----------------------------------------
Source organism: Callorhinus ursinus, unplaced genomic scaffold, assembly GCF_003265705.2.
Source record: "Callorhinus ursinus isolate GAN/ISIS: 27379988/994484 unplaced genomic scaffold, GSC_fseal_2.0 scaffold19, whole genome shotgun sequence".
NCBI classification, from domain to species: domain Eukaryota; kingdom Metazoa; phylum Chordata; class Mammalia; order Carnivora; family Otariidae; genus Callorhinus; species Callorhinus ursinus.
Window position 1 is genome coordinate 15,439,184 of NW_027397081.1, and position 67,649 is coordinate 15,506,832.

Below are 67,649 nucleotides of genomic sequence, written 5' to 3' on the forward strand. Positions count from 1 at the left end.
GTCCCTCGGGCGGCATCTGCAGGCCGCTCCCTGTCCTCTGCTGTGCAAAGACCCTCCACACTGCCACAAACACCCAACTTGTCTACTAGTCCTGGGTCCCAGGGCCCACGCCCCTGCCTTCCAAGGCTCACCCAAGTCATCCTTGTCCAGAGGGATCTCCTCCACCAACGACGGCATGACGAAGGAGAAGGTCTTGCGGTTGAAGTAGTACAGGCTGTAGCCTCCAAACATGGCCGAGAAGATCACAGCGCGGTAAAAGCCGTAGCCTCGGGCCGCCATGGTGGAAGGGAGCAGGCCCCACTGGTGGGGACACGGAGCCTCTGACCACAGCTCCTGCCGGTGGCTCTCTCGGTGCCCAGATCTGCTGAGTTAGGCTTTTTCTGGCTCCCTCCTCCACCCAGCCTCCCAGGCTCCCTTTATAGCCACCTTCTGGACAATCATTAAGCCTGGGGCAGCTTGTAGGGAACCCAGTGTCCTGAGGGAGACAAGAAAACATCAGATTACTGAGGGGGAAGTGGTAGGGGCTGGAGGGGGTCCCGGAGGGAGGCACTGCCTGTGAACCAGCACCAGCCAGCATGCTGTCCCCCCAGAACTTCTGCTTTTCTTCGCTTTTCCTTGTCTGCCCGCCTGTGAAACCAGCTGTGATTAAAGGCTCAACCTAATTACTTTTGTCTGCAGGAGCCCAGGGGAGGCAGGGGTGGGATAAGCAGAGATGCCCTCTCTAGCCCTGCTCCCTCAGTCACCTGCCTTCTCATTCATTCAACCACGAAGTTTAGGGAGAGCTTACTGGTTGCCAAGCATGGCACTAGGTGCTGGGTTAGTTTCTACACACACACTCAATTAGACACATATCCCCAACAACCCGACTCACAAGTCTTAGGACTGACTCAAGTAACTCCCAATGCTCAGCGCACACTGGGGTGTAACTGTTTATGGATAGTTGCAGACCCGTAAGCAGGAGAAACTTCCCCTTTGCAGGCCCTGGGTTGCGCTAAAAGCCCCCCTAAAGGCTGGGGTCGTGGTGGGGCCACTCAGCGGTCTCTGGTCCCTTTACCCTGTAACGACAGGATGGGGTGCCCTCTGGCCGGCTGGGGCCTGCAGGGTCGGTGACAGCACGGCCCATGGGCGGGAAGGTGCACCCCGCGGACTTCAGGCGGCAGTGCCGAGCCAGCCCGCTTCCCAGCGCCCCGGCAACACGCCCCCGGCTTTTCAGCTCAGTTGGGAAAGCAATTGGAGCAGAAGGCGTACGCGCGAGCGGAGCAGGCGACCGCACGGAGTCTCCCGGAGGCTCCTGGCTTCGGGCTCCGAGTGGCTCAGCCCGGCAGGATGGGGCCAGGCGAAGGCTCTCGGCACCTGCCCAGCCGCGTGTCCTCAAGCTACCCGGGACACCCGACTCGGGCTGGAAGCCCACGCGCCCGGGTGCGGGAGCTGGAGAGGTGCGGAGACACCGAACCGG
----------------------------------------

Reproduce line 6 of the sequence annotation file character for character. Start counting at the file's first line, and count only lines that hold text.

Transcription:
GTCCCTCGGGCGGCATCTGCAGGCCGCTCCCTGTCCTCTGCTGTGCAAAGACCCTCCACACTGCCACAAACACCCAACTTGTCTACTAGTCCTGGGTCCCAGGGCCCACGCCCCTGCCTTCCAAGGCTCACCCAAGTCATCCTTGTCCAGAGGGATCTCCTCCACCAACGACGGCATGACGAAGGAGAAGGTCTTGCGGTTGAAGTAGTACAGGCTGTAGCCTCCAAACATGGCCGAGAAGATCACAGCGCGGTAAAAGCCGTAGCCTCGGGCCGCCATGGTGGAAGGGAGCAGGCCCCACTGGTGGGGACACGGAGCCTCTGACCACAGCTCCTGCCGGTGGCTCTCTCGGTGCCCAGATCTGCTGAGTTAGGCTTTTTCTGGCTCCCTCCTCCACCCAGCCTCCCAGGCTCCCTTTATAGCCACCTTCTGGACAATCATTAAGCCTGGGGCAGCTTGTAGGGAACCCAGTGTCCTGAGGGAGACAAGAAAACATCAGATTACTGAGGGGGAAGTGGTAGGGGCTGGAGGGGGTCCCGGAGGGAGGCACTGCCTGTGAACCAGCACCAGCCAGCATGCTGTCCCCCCAGAACTTCTGCTTTTCTTCGCTTTTCCTTGTCTGCCCGCCTGTGAAACCAGCTGTGATTAAAGGCTCAACCTAATTACTTTTGTCTGCAGGAGCCCAGGGGAGGCAGGGGTGGGATAAGCAGAGATGCCCTCTCTAGCCCTGCTCCCTCAGTCACCTGCCTTCTCATTCATTCAACCACGAAGTTTAGGGAGAGCTTACTGGTTGCCAAGCATGGCACTAGGTGCTGGGTTAGTTTCTACACACACACTCAATTAGACACATATCCCCAACAACCCGACTCACAAGTCTTAGGACTGACTCAAGTAACTCCCAATGCTCAGCGCACACTGGGGTGTAACTGTTTATGGATAGTTGCAGACCCGTAAGCAGGAGAAACTTCCCCTTTGCAGGCCCTGGGTTGCGCTAAAAGCCCCCCTAAAGGCTGGGGTCGTGGTGGGGCCACTCAGCGGTCTCTGGTCCCTTTACCCTGTAACGACAGGATGGGGTGCCCTCTGGCCGGCTGGGGCCTGCAGGGTCGGTGACAGCACGGCCCATGGGCGGGAAGGTGCACCCCGCGGACTTCAGGCGGCAGTGCCGAGCCAGCCCGCTTCCCAGCGCCCCGGCAACACGCCCCCGGCTTTTCAGCTCAGTTGGGAAAGCAATTGGAGCAGAAGGCGTACGCGCGAGCGGAGCAGGCGACCGCACGGAGTCTCCCGGAGGCTCCTGGCTTCGGGCTCCGAGTGGCTCAGCCCGGCAGGATGGGGCCAGGCGAAGGCTCTCGGCACCTGCCCAGCCGCGTGTCCTCAAGCTACCCGGGACACCCGACTCGGGCTGGAAGCCCACGCGCCCGGGTGCGGGAGCTGGAGAGGTGCGGAGACACCGAACCGG